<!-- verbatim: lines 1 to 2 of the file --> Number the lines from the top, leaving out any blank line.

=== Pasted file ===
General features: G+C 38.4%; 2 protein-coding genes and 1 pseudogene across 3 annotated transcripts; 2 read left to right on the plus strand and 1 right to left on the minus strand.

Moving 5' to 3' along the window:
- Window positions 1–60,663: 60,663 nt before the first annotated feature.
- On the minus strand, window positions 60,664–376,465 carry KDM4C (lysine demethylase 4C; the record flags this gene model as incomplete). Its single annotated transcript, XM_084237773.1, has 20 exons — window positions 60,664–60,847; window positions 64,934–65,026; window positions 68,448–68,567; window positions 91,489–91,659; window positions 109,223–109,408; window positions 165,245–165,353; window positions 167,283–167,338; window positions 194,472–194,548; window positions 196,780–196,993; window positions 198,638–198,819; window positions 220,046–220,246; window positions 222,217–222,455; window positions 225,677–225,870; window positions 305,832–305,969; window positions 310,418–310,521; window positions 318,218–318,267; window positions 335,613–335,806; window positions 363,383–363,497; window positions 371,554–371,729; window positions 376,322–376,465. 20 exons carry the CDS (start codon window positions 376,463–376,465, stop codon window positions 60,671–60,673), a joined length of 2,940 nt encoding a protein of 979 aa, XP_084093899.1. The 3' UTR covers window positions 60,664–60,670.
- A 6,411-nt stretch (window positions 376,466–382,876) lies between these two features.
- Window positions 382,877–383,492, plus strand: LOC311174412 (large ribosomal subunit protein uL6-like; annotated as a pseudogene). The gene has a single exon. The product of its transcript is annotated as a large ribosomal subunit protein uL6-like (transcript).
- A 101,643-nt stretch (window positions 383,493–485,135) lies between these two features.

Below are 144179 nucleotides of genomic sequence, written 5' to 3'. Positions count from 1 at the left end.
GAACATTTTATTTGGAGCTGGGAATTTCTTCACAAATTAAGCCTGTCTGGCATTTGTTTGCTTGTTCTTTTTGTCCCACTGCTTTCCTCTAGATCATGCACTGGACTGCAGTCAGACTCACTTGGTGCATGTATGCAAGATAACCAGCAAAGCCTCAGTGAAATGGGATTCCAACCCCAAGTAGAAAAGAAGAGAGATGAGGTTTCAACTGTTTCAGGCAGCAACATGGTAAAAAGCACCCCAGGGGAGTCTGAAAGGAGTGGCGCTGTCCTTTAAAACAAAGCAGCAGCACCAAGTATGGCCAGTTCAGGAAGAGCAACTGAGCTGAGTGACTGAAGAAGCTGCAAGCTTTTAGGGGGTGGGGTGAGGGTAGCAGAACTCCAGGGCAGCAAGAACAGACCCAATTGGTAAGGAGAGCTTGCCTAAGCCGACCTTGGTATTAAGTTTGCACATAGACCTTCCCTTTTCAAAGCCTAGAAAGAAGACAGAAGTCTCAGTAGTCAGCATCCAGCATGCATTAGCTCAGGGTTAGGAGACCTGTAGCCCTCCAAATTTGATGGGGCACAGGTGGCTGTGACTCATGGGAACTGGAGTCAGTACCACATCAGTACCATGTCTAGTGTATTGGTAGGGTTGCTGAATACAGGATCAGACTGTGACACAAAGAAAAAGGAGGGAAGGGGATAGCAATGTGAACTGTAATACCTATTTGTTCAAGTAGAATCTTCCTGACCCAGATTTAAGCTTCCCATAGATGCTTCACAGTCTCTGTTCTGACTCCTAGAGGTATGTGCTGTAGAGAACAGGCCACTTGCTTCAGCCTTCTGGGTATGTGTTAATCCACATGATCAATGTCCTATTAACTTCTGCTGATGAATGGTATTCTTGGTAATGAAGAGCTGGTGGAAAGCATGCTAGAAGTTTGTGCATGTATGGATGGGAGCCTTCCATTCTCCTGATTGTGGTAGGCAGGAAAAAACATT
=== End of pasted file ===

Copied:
General features: G+C 38.4%; 2 protein-coding genes and 1 pseudogene across 3 annotated transcripts; 2 read left to right on the plus strand and 1 right to left on the minus strand.

Moving 5' to 3' along the window: